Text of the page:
This information is provided by the National Institutes of Health (NIH) Genetic and Rare Diseases Information Center (GARD).
Selective IgM deficiency (SIgMD) is a rare immune disorder in which a person has no immunoglobulin M (IgM) antibodies, or too little IgM, with normal levels of IgG and IgA antibodies. IgM is the first antibody the immune system makes to fight a new infection. Therefore, when a person does not have enough IgM, the body may have difficulty fighting infections. SIgMD can occur in infants, children, or adults. The disorder may occur as a primary disorder (on its own) or more commonly, as a secondary disorder (associated with another underlying disease or condition). SIgMD may occur in association with some cancers, autoimmune diseases, allergic diseases, and gastrointestinal diseases.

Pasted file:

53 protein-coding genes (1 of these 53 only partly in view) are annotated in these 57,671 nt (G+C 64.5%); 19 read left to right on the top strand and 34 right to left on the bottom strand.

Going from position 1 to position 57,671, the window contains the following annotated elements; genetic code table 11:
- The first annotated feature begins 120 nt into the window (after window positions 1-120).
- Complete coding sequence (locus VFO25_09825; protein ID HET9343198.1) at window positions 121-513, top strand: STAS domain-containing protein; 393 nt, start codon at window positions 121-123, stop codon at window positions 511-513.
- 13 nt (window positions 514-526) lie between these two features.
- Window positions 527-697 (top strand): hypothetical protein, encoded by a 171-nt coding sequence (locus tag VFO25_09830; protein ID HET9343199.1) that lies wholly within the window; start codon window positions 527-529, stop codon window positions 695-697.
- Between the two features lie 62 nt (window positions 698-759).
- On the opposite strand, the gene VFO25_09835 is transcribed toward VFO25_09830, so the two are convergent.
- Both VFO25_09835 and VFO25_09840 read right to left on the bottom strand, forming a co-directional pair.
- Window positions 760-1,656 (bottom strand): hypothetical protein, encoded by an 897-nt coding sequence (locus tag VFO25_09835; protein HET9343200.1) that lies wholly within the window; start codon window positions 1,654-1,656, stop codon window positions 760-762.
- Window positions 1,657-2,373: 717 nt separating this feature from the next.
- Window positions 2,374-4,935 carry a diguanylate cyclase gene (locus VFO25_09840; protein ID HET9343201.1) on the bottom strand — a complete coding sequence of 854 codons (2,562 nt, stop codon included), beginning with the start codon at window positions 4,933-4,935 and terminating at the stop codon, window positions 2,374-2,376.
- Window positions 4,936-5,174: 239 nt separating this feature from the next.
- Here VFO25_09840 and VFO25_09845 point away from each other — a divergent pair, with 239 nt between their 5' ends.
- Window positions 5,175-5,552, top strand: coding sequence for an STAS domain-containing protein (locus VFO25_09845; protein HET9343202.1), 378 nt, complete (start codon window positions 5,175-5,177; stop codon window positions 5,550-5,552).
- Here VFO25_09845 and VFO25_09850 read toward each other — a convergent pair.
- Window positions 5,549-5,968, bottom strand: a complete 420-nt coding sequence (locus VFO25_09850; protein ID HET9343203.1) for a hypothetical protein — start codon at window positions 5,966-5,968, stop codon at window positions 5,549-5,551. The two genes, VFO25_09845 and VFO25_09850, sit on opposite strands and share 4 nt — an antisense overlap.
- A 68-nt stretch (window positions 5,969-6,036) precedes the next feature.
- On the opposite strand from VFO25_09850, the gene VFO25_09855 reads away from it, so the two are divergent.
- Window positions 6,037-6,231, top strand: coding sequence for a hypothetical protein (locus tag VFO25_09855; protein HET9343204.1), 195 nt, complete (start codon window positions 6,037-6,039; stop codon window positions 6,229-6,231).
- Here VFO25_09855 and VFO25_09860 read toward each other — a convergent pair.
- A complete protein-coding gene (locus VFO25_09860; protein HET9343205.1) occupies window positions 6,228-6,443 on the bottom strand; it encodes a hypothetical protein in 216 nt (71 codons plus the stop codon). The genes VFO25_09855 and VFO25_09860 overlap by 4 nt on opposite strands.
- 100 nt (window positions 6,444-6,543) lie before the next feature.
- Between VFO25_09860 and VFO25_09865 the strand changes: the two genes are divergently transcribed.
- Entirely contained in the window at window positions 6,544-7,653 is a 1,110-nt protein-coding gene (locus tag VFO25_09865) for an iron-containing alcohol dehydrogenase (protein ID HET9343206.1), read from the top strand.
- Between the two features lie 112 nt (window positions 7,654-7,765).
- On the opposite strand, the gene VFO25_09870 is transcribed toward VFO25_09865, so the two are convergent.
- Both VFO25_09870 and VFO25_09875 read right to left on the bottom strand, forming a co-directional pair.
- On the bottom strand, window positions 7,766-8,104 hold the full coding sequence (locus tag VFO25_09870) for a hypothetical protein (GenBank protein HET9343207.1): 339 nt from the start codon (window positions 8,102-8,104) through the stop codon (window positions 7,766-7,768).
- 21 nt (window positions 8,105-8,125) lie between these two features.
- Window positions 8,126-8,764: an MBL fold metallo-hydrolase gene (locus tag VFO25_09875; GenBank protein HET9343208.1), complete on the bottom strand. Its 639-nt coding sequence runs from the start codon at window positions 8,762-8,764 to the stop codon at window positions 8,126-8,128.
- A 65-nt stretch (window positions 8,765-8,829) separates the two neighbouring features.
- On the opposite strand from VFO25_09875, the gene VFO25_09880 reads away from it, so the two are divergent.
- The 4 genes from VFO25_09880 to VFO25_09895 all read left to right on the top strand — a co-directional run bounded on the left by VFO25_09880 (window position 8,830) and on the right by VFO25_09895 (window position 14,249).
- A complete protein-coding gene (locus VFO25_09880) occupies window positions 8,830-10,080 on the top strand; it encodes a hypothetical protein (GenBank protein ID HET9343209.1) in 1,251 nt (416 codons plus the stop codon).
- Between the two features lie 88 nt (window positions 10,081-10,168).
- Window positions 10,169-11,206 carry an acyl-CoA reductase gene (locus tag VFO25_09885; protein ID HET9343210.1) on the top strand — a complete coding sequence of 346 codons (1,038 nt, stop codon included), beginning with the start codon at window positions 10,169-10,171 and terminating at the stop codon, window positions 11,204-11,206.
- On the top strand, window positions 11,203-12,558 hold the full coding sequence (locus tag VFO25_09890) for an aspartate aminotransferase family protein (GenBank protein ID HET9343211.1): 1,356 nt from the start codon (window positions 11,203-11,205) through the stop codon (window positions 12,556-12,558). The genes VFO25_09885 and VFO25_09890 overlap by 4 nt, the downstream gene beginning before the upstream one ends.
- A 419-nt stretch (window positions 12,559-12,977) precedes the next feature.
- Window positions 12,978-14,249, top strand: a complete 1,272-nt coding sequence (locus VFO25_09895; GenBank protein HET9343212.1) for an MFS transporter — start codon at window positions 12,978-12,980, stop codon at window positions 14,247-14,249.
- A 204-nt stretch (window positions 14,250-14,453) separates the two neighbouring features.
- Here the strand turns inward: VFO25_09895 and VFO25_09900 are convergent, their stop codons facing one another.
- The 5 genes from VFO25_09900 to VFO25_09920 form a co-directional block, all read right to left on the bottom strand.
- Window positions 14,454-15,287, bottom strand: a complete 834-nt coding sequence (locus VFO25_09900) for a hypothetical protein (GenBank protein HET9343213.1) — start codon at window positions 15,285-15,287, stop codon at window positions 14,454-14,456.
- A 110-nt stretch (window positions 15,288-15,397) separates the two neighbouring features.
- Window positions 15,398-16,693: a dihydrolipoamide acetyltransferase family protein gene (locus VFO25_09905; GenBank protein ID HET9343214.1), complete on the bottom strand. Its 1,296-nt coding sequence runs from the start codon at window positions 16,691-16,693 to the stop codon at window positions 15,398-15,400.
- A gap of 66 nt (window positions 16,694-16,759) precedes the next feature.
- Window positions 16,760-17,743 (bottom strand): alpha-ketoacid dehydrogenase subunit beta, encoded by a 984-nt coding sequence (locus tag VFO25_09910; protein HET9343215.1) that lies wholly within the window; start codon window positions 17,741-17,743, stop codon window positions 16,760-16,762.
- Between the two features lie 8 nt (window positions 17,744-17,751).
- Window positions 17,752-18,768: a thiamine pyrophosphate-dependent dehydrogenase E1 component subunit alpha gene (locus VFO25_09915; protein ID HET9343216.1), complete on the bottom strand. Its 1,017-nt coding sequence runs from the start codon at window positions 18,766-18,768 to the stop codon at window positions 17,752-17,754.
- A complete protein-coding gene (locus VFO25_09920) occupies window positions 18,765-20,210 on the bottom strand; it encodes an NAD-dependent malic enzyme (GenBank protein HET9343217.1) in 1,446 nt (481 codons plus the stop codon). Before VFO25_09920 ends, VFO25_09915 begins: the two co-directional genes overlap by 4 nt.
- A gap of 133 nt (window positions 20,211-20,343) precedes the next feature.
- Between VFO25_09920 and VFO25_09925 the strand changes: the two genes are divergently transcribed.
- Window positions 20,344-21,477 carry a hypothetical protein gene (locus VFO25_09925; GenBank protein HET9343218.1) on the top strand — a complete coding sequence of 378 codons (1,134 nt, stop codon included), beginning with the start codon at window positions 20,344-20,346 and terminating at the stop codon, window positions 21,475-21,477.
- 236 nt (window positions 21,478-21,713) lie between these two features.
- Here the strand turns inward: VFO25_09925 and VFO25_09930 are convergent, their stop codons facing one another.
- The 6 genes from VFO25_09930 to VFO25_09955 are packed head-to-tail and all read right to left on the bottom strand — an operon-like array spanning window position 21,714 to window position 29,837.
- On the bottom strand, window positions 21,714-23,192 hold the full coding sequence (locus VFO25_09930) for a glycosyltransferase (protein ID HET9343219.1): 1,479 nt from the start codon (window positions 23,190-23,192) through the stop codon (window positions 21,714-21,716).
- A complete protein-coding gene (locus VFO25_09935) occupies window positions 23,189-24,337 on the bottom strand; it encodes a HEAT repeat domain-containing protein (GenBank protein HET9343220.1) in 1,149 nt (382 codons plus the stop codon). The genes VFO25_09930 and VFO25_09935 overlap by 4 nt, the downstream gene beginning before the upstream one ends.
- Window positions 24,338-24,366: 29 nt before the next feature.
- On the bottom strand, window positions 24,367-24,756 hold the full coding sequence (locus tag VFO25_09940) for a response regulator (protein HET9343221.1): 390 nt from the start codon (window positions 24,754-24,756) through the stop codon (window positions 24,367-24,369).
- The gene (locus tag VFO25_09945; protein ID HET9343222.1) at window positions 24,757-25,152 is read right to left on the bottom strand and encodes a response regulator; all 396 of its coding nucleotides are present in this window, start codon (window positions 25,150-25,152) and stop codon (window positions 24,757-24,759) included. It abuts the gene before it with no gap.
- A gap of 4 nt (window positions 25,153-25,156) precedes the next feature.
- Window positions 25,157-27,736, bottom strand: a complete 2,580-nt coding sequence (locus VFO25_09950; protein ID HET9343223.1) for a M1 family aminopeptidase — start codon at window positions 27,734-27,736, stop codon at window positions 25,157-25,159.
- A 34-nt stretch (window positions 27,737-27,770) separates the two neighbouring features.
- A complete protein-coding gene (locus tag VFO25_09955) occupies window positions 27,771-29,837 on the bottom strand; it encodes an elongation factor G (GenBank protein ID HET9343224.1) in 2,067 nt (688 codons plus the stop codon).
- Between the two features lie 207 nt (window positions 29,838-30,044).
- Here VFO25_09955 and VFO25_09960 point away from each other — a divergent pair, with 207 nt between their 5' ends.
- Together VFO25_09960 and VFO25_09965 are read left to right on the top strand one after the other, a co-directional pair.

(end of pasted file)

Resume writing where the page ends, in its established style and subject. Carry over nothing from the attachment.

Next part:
Symptoms of SIgMD may include repeated viral, bacterial, or fungal infections, such as ear infections, bronchitis, sinusitis, and pneumonia. Infections may be life-threatening. Repeated infections are common in infants with SIgMD. In some people, diarrhea or a skin rash is the first symptom. Others do not have symptoms specific to SIgMD and are diagnosed when being evaluated for another condition. The diagnosis is made by blood tests showing low or absent IgM and normal levels of other antibodies, as well as diagnosing or ruling out underlying conditions that can cause low levels of IgM.
The cause of SIgMD is still unclear. SIgMD usually occurs in only one person in a family, but familial cases have occasionally been reported. It may occur in some people with chromosome disorders such as 22q11.2 deletion syndrome.
There are no official treatment recommendations since information about SIgMD is limited. Treatment options depend on the severity of symptoms and whether a person has an associated underlying disease. Treatment may include prompt treatment of infections, taking measures to prevent infections, prophylactic antibiotics, and immune globulin therapy.
For more information, visit GARD.